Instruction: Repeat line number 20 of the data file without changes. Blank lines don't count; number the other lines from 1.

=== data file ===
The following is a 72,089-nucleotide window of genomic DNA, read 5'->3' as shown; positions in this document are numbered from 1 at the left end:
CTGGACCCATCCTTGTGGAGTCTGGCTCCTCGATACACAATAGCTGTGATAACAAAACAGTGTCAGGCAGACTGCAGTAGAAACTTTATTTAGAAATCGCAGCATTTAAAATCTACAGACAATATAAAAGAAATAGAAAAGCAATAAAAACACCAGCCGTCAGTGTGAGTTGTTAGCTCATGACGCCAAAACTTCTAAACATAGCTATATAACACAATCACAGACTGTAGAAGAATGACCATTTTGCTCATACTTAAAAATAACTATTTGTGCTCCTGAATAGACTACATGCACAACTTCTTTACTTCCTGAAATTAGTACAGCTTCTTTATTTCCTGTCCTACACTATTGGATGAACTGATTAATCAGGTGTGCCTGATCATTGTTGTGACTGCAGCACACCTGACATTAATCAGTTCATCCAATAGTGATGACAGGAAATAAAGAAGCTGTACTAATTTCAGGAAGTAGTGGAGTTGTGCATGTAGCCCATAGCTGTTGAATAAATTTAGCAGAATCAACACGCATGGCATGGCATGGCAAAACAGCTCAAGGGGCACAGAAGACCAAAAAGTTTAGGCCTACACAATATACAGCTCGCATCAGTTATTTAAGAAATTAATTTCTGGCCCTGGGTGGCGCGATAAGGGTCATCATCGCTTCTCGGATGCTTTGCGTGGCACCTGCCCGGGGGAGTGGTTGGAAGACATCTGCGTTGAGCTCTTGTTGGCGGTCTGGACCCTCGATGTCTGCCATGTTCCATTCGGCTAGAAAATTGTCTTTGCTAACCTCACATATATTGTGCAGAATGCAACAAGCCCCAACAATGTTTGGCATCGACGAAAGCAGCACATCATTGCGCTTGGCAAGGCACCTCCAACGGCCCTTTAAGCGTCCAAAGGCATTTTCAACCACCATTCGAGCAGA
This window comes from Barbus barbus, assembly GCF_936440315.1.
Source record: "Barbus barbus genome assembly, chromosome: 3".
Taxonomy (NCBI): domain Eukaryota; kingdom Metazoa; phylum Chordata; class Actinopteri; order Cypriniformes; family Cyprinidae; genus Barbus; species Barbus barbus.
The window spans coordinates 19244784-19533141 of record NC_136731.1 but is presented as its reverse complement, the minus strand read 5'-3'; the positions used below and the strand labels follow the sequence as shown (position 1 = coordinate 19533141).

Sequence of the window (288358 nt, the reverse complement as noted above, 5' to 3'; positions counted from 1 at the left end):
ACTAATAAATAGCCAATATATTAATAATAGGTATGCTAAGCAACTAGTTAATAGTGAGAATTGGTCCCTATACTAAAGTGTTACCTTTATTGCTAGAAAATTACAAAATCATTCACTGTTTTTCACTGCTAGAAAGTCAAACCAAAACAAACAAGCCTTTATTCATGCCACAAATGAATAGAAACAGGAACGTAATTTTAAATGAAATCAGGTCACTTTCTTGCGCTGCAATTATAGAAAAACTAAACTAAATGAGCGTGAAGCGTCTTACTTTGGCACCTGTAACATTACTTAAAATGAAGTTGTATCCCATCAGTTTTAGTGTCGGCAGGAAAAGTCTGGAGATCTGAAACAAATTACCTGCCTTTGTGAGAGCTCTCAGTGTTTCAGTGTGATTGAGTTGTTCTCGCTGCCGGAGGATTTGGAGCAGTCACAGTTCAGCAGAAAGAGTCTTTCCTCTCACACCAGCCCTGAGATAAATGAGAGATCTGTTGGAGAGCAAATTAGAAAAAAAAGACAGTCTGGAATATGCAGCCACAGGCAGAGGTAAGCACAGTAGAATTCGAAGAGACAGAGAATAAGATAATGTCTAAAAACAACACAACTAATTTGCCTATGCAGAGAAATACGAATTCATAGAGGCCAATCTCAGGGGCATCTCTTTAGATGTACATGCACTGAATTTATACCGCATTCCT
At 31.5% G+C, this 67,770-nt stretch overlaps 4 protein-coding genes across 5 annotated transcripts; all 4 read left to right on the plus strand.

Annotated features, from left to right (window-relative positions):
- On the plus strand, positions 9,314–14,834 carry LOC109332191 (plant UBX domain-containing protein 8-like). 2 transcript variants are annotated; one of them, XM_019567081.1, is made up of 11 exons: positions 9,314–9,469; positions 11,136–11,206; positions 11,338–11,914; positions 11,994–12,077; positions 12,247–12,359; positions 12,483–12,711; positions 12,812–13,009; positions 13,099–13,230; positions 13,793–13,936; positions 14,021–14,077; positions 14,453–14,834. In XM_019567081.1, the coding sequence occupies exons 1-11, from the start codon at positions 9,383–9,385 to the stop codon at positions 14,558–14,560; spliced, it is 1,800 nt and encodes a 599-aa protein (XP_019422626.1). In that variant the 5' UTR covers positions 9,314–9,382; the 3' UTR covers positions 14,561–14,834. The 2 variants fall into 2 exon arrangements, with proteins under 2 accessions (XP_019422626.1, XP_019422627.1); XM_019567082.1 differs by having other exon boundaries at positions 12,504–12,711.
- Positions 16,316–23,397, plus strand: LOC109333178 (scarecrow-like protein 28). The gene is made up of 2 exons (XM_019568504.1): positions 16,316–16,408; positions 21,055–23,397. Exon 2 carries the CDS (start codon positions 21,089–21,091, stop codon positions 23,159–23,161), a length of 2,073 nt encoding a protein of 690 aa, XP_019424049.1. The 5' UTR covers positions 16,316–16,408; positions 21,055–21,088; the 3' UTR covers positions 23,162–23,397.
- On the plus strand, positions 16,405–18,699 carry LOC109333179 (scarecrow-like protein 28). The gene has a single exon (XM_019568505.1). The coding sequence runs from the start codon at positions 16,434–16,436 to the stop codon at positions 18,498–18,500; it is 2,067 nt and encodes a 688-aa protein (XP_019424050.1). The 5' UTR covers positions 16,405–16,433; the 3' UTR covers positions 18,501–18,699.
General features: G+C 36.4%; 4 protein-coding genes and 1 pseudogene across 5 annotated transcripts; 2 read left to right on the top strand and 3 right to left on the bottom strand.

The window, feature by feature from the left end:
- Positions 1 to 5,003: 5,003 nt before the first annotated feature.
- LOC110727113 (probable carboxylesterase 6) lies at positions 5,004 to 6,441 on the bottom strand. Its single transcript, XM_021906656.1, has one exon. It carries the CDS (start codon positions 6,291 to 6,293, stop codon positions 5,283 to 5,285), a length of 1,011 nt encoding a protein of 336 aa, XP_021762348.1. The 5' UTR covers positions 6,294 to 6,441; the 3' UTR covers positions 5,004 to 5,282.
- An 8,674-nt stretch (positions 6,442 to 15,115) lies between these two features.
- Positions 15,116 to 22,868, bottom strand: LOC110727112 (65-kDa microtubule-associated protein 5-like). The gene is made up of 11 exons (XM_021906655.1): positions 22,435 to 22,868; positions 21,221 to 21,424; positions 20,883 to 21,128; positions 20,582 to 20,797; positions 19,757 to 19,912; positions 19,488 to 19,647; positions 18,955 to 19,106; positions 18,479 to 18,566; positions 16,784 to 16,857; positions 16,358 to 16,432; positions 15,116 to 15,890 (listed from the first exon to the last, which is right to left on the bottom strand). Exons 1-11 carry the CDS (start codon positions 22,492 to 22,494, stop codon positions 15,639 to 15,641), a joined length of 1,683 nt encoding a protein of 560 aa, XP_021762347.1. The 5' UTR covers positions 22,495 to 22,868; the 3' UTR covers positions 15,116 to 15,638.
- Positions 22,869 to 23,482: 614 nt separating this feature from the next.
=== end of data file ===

- Positions 22,869 to 23,482: 614 nt separating this feature from the next.